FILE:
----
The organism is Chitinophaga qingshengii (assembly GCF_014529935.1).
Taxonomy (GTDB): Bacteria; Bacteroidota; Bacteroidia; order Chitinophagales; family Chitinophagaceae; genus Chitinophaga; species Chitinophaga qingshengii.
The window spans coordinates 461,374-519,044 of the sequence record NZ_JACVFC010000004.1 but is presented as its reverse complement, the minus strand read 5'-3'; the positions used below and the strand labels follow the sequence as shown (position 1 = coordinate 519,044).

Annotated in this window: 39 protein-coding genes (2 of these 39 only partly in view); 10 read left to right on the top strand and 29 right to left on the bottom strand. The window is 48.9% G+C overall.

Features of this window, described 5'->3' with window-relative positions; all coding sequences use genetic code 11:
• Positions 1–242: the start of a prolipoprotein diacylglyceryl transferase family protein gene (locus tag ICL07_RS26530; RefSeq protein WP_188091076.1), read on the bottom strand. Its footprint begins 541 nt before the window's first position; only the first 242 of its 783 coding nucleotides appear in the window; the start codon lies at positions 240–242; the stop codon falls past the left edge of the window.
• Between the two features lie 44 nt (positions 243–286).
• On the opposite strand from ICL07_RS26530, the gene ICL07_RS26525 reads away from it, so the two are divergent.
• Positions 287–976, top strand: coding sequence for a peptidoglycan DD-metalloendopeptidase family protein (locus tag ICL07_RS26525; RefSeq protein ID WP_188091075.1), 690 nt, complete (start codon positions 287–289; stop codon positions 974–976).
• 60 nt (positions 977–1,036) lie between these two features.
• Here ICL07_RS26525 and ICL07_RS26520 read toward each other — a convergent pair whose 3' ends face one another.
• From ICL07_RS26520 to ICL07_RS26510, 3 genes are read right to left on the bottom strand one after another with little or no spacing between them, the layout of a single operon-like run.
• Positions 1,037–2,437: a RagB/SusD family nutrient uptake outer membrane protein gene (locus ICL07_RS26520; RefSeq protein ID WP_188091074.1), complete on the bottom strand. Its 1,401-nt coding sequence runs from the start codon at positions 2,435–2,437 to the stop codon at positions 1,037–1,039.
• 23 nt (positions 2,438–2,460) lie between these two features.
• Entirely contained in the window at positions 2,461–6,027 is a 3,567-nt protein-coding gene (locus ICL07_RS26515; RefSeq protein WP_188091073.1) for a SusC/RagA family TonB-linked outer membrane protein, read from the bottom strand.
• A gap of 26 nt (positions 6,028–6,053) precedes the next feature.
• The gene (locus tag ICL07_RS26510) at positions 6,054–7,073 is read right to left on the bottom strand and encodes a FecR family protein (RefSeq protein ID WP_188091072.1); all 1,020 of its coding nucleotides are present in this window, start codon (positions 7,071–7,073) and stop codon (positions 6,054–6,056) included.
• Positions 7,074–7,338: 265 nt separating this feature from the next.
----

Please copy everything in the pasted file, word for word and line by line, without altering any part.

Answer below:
The organism is Chitinophaga qingshengii (assembly GCF_014529935.1).
Taxonomy (GTDB): Bacteria; Bacteroidota; Bacteroidia; order Chitinophagales; family Chitinophagaceae; genus Chitinophaga; species Chitinophaga qingshengii.
The window spans coordinates 461,374-519,044 of the sequence record NZ_JACVFC010000004.1 but is presented as its reverse complement, the minus strand read 5'-3'; the positions used below and the strand labels follow the sequence as shown (position 1 = coordinate 519,044).

Annotated in this window: 39 protein-coding genes (2 of these 39 only partly in view); 10 read left to right on the top strand and 29 right to left on the bottom strand. The window is 48.9% G+C overall.

Features of this window, described 5'->3' with window-relative positions; all coding sequences use genetic code 11:
• Positions 1–242: the start of a prolipoprotein diacylglyceryl transferase family protein gene (locus tag ICL07_RS26530; RefSeq protein WP_188091076.1), read on the bottom strand. Its footprint begins 541 nt before the window's first position; only the first 242 of its 783 coding nucleotides appear in the window; the start codon lies at positions 240–242; the stop codon falls past the left edge of the window.
• Between the two features lie 44 nt (positions 243–286).
• On the opposite strand from ICL07_RS26530, the gene ICL07_RS26525 reads away from it, so the two are divergent.
• Positions 287–976, top strand: coding sequence for a peptidoglycan DD-metalloendopeptidase family protein (locus tag ICL07_RS26525; RefSeq protein ID WP_188091075.1), 690 nt, complete (start codon positions 287–289; stop codon positions 974–976).
• 60 nt (positions 977–1,036) lie between these two features.
• Here ICL07_RS26525 and ICL07_RS26520 read toward each other — a convergent pair whose 3' ends face one another.
• From ICL07_RS26520 to ICL07_RS26510, 3 genes are read right to left on the bottom strand one after another with little or no spacing between them, the layout of a single operon-like run.
• Positions 1,037–2,437: a RagB/SusD family nutrient uptake outer membrane protein gene (locus ICL07_RS26520; RefSeq protein ID WP_188091074.1), complete on the bottom strand. Its 1,401-nt coding sequence runs from the start codon at positions 2,435–2,437 to the stop codon at positions 1,037–1,039.
• 23 nt (positions 2,438–2,460) lie between these two features.
• Entirely contained in the window at positions 2,461–6,027 is a 3,567-nt protein-coding gene (locus ICL07_RS26515; RefSeq protein WP_188091073.1) for a SusC/RagA family TonB-linked outer membrane protein, read from the bottom strand.
• A gap of 26 nt (positions 6,028–6,053) precedes the next feature.
• The gene (locus tag ICL07_RS26510) at positions 6,054–7,073 is read right to left on the bottom strand and encodes a FecR family protein (RefSeq protein ID WP_188091072.1); all 1,020 of its coding nucleotides are present in this window, start codon (positions 7,071–7,073) and stop codon (positions 6,054–6,056) included.
• Positions 7,074–7,338: 265 nt separating this feature from the next.